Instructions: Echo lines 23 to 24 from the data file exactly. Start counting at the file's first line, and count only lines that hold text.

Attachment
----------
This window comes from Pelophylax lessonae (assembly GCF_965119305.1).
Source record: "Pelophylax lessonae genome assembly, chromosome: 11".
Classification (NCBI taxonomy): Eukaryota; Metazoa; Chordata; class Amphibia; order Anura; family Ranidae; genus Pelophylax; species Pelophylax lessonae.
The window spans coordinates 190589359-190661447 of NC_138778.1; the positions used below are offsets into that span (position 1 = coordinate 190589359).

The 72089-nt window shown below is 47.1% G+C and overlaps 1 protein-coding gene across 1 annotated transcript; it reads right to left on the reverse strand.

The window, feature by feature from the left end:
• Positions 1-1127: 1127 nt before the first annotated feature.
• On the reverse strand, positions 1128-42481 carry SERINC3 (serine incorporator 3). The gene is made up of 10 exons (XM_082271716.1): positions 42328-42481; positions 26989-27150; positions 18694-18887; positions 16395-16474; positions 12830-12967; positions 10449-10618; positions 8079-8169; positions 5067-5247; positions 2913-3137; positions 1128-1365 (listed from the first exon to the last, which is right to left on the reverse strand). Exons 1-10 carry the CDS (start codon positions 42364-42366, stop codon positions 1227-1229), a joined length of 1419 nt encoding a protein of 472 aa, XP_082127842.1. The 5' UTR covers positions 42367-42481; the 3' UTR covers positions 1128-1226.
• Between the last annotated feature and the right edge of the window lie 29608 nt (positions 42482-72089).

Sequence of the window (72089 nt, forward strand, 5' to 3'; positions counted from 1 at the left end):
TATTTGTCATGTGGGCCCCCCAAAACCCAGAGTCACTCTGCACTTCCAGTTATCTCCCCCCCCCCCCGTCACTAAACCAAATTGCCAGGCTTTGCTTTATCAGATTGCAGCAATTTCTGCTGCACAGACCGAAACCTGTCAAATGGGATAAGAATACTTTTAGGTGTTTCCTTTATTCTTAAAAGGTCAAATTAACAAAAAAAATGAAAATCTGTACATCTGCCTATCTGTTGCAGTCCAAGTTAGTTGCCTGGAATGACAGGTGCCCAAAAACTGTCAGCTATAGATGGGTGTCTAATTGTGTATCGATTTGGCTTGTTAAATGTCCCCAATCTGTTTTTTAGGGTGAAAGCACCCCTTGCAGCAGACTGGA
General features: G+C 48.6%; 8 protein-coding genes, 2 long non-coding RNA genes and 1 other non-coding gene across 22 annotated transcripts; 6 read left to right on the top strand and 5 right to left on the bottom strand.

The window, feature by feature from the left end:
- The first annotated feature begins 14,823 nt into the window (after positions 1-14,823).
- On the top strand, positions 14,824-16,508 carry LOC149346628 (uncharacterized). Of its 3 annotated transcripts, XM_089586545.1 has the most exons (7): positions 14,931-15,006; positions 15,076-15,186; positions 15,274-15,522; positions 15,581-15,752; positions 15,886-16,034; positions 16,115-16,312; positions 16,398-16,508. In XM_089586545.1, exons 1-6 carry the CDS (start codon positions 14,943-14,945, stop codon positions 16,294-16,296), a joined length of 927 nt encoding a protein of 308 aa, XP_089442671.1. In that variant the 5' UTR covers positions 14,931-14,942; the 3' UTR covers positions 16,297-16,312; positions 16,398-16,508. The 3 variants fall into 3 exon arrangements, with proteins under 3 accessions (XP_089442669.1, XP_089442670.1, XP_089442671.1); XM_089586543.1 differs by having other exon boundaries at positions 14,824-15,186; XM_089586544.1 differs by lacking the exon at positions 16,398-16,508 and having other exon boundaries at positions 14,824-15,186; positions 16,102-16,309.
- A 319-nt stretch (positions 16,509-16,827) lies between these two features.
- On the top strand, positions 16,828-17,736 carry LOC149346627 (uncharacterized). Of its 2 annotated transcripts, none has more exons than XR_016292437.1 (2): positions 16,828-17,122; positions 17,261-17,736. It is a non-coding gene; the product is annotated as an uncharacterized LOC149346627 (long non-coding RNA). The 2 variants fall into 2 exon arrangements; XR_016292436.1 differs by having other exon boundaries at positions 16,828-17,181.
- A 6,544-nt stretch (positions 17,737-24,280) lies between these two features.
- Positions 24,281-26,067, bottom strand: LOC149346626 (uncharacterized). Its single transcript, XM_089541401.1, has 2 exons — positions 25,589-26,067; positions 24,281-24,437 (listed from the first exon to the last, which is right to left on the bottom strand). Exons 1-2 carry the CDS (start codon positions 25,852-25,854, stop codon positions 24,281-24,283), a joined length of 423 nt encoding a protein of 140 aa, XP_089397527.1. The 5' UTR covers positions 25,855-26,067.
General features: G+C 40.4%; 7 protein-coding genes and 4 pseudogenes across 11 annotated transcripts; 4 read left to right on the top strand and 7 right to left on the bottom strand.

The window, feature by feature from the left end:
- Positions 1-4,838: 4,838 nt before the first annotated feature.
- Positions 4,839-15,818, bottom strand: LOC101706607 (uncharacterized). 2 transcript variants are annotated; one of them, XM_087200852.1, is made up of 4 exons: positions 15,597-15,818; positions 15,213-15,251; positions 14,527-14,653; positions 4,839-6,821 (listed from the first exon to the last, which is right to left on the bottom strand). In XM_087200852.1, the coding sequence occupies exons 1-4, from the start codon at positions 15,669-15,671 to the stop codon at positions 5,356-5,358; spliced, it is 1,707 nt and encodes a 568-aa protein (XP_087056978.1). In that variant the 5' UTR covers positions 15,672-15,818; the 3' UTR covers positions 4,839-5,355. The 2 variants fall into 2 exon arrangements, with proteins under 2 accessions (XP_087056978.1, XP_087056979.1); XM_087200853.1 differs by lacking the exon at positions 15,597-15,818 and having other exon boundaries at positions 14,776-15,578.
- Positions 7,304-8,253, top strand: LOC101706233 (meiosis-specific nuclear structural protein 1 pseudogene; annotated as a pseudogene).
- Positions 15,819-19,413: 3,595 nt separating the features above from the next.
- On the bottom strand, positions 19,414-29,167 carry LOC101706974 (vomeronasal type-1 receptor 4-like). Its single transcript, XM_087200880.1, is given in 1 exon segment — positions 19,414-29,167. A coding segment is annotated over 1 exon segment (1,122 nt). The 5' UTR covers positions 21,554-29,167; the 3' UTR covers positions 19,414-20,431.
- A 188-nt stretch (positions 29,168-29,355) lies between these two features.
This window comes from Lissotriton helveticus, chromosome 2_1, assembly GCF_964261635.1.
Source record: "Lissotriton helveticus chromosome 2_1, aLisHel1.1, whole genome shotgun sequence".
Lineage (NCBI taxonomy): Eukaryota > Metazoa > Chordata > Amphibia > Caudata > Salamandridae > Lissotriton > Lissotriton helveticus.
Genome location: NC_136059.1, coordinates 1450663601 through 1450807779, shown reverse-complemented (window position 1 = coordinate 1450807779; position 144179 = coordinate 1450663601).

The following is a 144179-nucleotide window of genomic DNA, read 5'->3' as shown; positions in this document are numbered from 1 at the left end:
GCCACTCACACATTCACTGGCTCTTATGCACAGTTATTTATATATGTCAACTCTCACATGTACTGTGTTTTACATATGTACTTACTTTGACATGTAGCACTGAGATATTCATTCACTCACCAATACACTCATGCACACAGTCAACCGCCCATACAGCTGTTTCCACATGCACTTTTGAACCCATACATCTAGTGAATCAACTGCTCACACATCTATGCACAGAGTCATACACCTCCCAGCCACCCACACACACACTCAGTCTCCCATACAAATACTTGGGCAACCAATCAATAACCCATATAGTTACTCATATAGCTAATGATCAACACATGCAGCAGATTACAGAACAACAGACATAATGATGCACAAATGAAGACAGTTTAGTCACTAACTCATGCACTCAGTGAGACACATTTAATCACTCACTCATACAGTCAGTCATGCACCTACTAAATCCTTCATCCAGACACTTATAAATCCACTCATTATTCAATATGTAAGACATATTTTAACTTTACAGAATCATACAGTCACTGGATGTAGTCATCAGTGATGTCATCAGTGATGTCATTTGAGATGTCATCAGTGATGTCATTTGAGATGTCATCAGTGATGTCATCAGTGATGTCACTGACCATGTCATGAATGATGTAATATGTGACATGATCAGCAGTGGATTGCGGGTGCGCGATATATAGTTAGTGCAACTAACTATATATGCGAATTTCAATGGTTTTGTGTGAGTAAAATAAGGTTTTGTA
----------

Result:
- Positions 4,839-15,818, bottom strand: LOC101706607 (uncharacterized). 2 transcript variants are annotated; one of them, XM_087200852.1, is made up of 4 exons: positions 15,597-15,818; positions 15,213-15,251; positions 14,527-14,653; positions 4,839-6,821 (listed from the first exon to the last, which is right to left on the bottom strand). In XM_087200852.1, the coding sequence occupies exons 1-4, from the start codon at positions 15,669-15,671 to the stop codon at positions 5,356-5,358; spliced, it is 1,707 nt and encodes a 568-aa protein (XP_087056978.1). In that variant the 5' UTR covers positions 15,672-15,818; the 3' UTR covers positions 4,839-5,355. The 2 variants fall into 2 exon arrangements, with proteins under 2 accessions (XP_087056978.1, XP_087056979.1); XM_087200853.1 differs by lacking the exon at positions 15,597-15,818 and having other exon boundaries at positions 14,776-15,578.
- Positions 7,304-8,253, top strand: LOC101706233 (meiosis-specific nuclear structural protein 1 pseudogene; annotated as a pseudogene).